Recently Marvel has been publishing reprint volumes of some of its golden age titles. This has been much appreciated as the original comics are rare and rather expensive. Volumes for Marvel Mystery, All Winners, Captain America, the Human Torch and Sub-Mariner have already appeared. I understand a reprint volume of USA Comics will also soon come out. However I doubt that Daring Mystery is ever likely to receive this reprint treatment. The issues are filled with features that would last only a few issues, sometimes even a single one, and then disappear.

Daring Mystery #6
Daring Mystery #6 (September 1940)

But the obscurity of Daring Mystery’s heroes is not the only reason I doubt it will get reprinted. As I see it another problem with Daring Mystery is the cover for issue #6. I really cannot think of another golden age cover that today is likely to provoke more of a negative reaction then this one. The image of a white woman at the mercy of some African American thugs brings to mind the rise of the KKK in the silent movie “Birth of a Nation”. It is true that when America entered the war there would be similar covers involving stereotyped Japanese or German soldiers. But at least then a war can be used to explain such derogatory works.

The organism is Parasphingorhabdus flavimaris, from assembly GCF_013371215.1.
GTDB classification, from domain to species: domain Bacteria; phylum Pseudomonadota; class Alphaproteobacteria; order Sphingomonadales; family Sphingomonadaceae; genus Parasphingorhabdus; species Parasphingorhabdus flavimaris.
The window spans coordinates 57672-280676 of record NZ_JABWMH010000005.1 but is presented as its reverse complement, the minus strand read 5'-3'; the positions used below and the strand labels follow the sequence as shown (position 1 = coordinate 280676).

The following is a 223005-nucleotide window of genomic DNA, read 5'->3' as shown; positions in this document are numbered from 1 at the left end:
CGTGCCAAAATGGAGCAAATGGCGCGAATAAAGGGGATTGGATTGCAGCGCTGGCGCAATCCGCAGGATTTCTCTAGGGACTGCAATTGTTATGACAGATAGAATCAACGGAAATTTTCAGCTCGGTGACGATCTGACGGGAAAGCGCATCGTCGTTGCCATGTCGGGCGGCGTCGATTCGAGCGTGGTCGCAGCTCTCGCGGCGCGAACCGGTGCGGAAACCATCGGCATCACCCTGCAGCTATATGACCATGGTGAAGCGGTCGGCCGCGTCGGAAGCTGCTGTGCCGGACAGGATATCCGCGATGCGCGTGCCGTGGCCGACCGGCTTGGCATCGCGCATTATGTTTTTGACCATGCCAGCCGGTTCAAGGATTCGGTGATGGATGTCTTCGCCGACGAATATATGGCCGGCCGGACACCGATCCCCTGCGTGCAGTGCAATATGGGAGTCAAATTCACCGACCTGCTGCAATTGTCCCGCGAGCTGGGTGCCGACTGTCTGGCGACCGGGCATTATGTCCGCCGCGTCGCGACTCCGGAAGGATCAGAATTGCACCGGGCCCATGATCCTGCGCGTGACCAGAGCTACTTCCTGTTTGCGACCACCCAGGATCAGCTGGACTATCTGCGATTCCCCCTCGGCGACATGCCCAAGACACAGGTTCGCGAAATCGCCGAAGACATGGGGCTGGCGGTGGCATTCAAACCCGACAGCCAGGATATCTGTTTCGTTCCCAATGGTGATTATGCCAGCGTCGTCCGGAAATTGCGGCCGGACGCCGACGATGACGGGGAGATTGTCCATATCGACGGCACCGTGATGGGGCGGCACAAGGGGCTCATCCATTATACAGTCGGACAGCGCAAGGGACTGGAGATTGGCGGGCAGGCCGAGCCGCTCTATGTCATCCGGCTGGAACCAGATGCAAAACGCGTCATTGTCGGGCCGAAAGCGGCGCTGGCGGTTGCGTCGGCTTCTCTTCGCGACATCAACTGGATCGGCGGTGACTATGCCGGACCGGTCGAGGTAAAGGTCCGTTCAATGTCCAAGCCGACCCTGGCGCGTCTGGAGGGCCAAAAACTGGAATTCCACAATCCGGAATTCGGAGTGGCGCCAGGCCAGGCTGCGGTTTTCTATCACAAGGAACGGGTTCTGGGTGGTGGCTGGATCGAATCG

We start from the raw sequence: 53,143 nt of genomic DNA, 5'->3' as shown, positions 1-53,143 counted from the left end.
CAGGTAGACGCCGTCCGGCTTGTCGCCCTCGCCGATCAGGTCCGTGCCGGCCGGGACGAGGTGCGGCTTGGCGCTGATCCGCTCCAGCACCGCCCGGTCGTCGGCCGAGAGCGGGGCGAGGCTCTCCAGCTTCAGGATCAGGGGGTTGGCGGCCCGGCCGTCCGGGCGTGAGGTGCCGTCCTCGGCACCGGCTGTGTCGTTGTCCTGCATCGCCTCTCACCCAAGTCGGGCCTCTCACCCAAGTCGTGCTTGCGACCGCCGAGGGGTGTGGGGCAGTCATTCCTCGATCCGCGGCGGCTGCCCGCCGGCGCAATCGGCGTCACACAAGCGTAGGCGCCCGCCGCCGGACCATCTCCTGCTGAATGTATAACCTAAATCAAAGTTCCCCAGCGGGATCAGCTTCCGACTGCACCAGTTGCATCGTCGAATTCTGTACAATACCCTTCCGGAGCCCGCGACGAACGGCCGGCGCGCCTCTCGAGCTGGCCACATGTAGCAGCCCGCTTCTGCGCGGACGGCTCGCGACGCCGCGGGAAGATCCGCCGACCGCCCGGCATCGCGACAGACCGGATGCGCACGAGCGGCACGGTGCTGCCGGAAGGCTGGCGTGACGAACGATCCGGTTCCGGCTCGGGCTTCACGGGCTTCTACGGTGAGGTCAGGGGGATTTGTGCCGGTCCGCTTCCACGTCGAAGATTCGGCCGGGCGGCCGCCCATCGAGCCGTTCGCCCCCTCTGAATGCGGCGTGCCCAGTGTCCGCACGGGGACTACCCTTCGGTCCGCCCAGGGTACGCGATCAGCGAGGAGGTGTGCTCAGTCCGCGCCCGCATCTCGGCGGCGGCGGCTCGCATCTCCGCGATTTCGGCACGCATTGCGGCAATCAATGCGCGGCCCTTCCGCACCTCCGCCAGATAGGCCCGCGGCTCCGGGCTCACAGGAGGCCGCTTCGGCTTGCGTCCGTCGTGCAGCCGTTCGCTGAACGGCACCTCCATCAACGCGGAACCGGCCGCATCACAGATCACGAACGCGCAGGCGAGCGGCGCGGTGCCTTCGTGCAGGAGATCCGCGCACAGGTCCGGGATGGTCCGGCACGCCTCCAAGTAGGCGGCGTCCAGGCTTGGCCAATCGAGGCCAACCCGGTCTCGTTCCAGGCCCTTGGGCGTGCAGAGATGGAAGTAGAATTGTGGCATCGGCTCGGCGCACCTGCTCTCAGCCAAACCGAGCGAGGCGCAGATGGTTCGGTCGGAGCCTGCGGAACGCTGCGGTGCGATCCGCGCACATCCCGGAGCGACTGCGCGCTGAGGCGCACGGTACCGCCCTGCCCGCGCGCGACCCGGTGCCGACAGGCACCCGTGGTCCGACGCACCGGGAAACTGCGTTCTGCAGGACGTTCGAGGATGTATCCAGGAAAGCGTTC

Not to excuse it, but those were different times. As uncomfortable as the DM #6 cover may make us feel today, we cannot just ignore it. History is meant to help us understand our past, not to remake it in the image of our present day. African Americans were conspicuous for the absence in comics books of those days. I suspect that in casting them as villains, Joe and Jack were just looking for a way to make their cover stand out on the racks. Whatever their intentions were, they would not repeat it. I can think of only one case where an African American was used as a villain by Simon and Kirby. Captain America #9 introduces the Black Talon. The Black Talon got his hand from an African American criminal who was executed. Pretty tame stuff compared to the cover for DM #6.